When Wolfgang Stehr is at work in the operating room at UCSF Benioff Children’s Hospital Oakland, he’s at the center of a complex ballet, performing delicate surgeries with a highly-skilled team.
The stakes are high. Stehr, the hospital’s division chief of pediatric surgery, operates on around 20 children per week, from one-pound premature babies to 200-pound teenage gunshot victims. When things break down, egos may reign, tempers may flare, and miscommunication over logistics such as scheduling may lead to resentments.
“I wanted to improve the communication among our nurses and doctors, to break down silos in the hospital, and create a better experience for the patients and staff,” said Stehr, whose hospital is one of six Level 1 pediatric trauma centers in California, treating about 10,000 patients last year. “I wanted to become a better leader.”
Stehr found the tools to transform both himself and his team just a few miles down the road from the hospital, at Berkeley-Haas, where he’s in his second year of the Berkeley MBA for Executives Program.
Care, community & positivity
In August 2015, Stehr participated in a Leadership Communications course, taught by Lecturer Mark Rittenberg during the EMBA Program’s immersion week in Napa, Calif. One of four core leadership classes for all MBA students, Leadership Communications tackles four areas: showing up and choosing to be being present; paying attention to “heart and meaning;” telling the truth without blame or judgement; and being open and not attached to outcome.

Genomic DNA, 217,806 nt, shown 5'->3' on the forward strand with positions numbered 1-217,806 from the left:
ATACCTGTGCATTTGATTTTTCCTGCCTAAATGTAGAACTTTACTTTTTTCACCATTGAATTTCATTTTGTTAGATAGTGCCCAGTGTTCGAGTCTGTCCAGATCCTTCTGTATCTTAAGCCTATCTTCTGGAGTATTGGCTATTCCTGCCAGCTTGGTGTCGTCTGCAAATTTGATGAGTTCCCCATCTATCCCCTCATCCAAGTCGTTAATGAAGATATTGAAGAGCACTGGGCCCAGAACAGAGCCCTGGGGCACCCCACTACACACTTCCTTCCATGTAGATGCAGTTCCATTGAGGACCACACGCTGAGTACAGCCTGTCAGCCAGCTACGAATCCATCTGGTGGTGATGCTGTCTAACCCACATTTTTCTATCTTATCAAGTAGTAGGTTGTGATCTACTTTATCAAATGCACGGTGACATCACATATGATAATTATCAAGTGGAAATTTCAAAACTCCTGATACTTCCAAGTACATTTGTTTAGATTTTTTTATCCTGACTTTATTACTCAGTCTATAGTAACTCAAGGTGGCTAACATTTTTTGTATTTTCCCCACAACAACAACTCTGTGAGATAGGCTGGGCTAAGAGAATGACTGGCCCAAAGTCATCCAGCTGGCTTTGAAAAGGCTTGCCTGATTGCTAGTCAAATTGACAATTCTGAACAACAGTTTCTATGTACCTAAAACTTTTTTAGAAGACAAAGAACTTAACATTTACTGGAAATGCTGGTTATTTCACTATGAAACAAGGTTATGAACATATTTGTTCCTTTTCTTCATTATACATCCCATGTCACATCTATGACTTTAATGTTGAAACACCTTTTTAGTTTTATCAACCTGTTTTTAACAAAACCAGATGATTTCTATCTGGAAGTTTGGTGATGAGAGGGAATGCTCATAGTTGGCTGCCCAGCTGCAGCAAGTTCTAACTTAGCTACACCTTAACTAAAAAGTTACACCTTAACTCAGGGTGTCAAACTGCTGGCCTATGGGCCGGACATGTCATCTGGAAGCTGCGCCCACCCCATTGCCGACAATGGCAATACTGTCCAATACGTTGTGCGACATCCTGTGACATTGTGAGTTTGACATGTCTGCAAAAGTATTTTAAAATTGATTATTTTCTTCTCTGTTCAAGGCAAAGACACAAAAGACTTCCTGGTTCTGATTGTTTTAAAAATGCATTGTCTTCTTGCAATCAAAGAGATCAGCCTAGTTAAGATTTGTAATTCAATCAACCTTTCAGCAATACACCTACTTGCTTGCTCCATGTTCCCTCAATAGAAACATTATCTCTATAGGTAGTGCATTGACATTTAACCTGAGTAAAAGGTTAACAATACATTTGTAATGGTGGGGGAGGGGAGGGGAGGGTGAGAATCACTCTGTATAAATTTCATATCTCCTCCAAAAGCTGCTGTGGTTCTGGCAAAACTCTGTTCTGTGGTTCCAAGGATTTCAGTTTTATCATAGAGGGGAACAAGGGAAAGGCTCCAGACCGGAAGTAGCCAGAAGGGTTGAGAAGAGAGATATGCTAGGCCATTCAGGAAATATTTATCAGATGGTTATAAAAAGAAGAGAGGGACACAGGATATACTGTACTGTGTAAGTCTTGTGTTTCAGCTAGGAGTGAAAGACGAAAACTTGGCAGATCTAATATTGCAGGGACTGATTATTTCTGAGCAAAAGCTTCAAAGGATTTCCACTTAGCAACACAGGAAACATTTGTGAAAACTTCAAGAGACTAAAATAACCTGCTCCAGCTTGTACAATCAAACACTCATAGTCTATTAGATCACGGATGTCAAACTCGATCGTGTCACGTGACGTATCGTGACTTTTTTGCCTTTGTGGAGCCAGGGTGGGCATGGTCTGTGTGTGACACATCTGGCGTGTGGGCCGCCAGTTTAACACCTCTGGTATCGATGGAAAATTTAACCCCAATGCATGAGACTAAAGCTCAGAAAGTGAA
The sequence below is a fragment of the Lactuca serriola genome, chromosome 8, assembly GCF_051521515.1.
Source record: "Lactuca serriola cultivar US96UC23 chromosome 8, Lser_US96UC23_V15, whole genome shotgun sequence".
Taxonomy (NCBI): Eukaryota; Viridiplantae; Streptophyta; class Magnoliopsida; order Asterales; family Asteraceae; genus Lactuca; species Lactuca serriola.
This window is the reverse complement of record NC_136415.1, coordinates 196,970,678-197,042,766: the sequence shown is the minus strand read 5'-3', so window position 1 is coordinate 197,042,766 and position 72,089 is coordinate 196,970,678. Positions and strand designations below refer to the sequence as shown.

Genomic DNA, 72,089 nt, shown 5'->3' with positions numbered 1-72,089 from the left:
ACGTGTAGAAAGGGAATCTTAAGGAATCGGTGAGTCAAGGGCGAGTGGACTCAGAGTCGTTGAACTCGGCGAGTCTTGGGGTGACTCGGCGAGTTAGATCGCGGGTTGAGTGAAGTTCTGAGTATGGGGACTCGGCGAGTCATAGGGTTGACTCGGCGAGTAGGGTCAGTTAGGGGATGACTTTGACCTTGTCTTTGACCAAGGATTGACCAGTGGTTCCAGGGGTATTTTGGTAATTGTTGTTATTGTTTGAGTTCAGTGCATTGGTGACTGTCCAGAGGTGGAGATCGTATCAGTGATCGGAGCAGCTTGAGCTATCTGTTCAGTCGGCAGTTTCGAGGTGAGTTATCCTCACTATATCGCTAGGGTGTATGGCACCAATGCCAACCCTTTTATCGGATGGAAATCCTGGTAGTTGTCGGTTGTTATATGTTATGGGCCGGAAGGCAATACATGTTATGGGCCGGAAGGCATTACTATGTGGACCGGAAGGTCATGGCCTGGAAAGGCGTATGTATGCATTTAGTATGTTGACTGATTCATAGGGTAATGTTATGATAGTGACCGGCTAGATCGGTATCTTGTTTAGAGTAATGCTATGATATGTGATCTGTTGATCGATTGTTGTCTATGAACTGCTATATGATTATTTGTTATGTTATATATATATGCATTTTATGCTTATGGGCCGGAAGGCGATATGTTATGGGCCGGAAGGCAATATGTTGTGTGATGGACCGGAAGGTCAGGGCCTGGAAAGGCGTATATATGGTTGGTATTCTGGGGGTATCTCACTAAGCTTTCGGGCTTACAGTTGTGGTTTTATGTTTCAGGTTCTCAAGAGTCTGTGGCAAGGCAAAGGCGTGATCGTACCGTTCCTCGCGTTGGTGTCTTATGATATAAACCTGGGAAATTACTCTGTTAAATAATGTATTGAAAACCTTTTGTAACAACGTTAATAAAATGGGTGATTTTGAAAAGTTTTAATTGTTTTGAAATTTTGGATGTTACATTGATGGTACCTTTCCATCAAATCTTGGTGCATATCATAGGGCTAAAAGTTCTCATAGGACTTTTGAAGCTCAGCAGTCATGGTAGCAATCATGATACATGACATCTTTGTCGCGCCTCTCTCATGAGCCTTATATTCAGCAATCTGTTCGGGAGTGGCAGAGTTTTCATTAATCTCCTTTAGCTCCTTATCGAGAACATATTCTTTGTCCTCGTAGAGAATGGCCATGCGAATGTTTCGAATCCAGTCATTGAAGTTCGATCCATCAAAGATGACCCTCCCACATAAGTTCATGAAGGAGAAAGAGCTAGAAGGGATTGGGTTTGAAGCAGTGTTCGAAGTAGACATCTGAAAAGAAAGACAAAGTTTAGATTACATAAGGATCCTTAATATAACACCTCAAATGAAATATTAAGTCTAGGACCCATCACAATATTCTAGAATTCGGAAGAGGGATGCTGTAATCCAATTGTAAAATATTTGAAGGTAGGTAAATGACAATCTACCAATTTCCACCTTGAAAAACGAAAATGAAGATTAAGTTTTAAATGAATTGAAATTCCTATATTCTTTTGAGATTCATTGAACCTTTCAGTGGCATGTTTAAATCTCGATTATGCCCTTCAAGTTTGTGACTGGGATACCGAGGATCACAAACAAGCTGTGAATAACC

“By the end of the class I was so inspired by the work, how it made me think about my colleagues, and even how I felt about the world,” says Stehr, who began chatting with Rittenberg on the second day of the workshop about his leadership goals.
“Wolfgang told me, ‘We have a problem at the hospital. We need to bring the same level of care, community, and positivity toward each other that we bring to the children,’” said Rittenberg. Indeed, research has linked better communication among healthcare teams to better patient care; a 2015 article in the Columbia Medical Review found doing so can reduce the length of hospital stays and create more positive patient health outcomes.
David Durand, chief medical officer at UCSF Benioff Oakland, says Stehr started raving about Rittenberg’s class immediately. “He asked: can we roll this out to some groups within the hospital?”
The heart and mind of a leader
By last March, Stehr had convinced hospital leadership, and they agreed to give Leadership Communications a try. A total of 25 hospital doctors, nurses, and staff kicked off a three-day workshop, run by the Berkeley Executive Coaching Institute.
Rittenberg, a former professional actor who founded the Coaching Institute, uses theatrical activities to build bridges and develop respect among groups that have over the years ranged from Israeli and Palestinian students to Facebook and Salesforce execs. With UCSF Benioff Oakland he focused on developing “the heart and mind of a leader,” by getting staff to engage with each other.